One of a cluster of articles on the Arctic region in today’s Nature magazine is by Henry Huntington, who has a Ph.D. in polar studies from Cambridge University and is Arctic science director for the Pew Environment Group in Eagle River, Alaska. He notes that the “concept of scientists using indigenous or traditional knowledge in their research has received increasing attention” in recent decades and that scientists are “finding value in collaborating with these populations.”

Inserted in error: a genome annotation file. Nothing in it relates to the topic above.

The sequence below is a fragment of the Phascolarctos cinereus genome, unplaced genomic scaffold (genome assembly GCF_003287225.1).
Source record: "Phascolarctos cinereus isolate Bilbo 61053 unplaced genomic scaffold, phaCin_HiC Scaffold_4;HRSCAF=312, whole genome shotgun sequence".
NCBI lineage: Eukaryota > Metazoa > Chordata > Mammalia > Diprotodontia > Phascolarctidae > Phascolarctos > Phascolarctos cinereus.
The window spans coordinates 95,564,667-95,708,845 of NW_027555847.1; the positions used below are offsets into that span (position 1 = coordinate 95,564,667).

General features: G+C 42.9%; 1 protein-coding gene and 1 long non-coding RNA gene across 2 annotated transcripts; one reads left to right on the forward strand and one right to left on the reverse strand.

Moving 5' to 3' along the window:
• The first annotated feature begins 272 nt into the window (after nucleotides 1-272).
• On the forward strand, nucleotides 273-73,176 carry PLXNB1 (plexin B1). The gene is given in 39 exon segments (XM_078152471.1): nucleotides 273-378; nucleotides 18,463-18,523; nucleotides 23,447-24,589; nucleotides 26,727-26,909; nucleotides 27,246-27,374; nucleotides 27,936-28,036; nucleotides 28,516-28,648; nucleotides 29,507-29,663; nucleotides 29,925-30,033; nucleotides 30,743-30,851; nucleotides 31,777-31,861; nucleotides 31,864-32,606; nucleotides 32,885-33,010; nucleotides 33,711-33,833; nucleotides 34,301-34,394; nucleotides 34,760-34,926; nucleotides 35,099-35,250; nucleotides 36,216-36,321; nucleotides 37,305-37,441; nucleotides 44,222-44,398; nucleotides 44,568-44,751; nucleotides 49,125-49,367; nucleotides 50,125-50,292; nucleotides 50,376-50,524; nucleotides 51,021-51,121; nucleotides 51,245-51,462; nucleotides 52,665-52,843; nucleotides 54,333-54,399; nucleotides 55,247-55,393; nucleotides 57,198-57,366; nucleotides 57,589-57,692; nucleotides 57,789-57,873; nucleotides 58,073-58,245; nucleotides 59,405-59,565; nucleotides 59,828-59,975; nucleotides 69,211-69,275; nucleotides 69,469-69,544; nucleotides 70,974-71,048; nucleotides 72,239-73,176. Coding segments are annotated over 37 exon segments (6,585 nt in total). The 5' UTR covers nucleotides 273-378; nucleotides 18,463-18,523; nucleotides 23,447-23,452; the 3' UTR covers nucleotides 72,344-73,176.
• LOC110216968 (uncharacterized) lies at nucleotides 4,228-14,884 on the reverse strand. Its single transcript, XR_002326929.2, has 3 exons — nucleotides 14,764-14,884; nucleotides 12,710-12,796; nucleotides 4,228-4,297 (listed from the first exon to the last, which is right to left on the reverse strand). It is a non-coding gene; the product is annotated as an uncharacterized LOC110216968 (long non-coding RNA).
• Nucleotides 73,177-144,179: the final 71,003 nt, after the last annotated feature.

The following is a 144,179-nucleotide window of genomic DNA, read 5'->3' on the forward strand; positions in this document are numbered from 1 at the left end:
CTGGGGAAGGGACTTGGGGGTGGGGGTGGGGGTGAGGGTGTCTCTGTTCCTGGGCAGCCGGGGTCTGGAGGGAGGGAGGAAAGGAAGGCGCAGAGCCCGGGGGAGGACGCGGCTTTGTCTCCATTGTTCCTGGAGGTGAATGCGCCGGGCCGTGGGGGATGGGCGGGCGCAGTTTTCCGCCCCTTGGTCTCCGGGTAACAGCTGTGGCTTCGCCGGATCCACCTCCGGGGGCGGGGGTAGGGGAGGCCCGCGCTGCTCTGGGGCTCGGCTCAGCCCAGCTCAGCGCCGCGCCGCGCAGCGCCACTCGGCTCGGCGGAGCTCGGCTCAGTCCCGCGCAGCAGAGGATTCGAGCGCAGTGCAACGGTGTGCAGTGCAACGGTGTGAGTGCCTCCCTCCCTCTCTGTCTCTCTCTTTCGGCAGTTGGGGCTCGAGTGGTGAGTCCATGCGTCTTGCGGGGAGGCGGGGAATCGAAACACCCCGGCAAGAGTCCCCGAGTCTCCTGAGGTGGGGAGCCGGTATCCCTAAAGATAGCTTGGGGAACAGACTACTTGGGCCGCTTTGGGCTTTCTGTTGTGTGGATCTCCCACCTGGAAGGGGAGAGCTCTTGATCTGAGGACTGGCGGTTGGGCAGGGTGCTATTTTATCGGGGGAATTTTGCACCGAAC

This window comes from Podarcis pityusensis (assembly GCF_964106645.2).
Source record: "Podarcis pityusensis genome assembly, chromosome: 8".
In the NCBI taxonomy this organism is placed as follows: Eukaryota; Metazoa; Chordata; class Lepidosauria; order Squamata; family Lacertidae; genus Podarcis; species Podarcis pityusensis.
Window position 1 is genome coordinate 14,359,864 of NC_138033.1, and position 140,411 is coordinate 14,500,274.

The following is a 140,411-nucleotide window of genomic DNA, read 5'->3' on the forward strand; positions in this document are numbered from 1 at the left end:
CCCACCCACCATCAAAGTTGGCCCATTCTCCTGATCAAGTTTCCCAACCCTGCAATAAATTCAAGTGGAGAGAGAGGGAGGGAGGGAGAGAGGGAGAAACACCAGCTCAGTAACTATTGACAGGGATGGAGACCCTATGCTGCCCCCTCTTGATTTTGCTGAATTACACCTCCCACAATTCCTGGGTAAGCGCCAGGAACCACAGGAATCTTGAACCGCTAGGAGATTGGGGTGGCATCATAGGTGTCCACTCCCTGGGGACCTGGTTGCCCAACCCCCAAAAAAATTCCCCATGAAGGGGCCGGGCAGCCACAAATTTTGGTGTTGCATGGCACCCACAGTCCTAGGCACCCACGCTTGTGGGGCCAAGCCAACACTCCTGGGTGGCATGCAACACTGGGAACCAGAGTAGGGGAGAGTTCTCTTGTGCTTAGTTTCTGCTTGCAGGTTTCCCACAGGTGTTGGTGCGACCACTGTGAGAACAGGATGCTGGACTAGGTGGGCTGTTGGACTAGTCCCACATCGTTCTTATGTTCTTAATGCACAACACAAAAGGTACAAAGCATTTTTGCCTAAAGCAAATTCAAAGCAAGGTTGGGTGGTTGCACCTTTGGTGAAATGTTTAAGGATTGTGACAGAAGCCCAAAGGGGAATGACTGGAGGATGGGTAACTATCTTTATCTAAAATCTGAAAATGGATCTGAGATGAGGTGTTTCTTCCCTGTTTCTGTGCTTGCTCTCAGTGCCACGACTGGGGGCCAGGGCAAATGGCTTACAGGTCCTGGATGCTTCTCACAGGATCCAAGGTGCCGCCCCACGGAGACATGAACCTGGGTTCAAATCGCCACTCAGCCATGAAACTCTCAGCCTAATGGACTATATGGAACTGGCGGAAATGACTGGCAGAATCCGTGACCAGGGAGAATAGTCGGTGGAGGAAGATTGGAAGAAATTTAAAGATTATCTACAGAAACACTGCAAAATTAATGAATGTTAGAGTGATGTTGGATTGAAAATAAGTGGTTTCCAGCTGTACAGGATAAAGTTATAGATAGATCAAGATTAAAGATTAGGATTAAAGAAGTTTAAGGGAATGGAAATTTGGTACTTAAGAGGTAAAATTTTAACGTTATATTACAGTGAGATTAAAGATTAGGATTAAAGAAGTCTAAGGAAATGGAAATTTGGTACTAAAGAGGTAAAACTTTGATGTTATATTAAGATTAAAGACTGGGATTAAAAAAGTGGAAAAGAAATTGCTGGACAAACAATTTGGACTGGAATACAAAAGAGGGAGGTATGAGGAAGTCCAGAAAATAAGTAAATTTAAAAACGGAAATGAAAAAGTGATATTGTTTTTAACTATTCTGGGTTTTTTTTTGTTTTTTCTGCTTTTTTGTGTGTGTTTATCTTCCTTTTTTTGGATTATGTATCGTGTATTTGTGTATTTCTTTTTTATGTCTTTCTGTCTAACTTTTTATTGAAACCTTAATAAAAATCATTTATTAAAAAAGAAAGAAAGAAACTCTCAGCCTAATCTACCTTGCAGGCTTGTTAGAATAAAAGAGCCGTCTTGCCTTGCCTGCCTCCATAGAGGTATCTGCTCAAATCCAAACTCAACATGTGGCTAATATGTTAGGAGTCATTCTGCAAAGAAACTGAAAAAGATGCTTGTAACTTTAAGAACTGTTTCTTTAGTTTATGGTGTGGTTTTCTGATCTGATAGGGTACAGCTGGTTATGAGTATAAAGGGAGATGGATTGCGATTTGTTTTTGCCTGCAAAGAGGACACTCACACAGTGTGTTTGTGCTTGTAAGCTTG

It is good that scientists are learning of the importance of indigenous, “traditional,” or “local” knowledge. It is good that funding agencies are beginning to realize the value of documenting indigenous knowledge.
I very much hope that the “value” scientists are finding in indigenous knowledge is not good only for the scientists’ resumes. I hope that all such research projects are truly collaborative and have direct benefits for indigenous peoples of Arctic regions. In the quotation in paragraph one, the verb “using” indigenous knowledge is a bit alarming.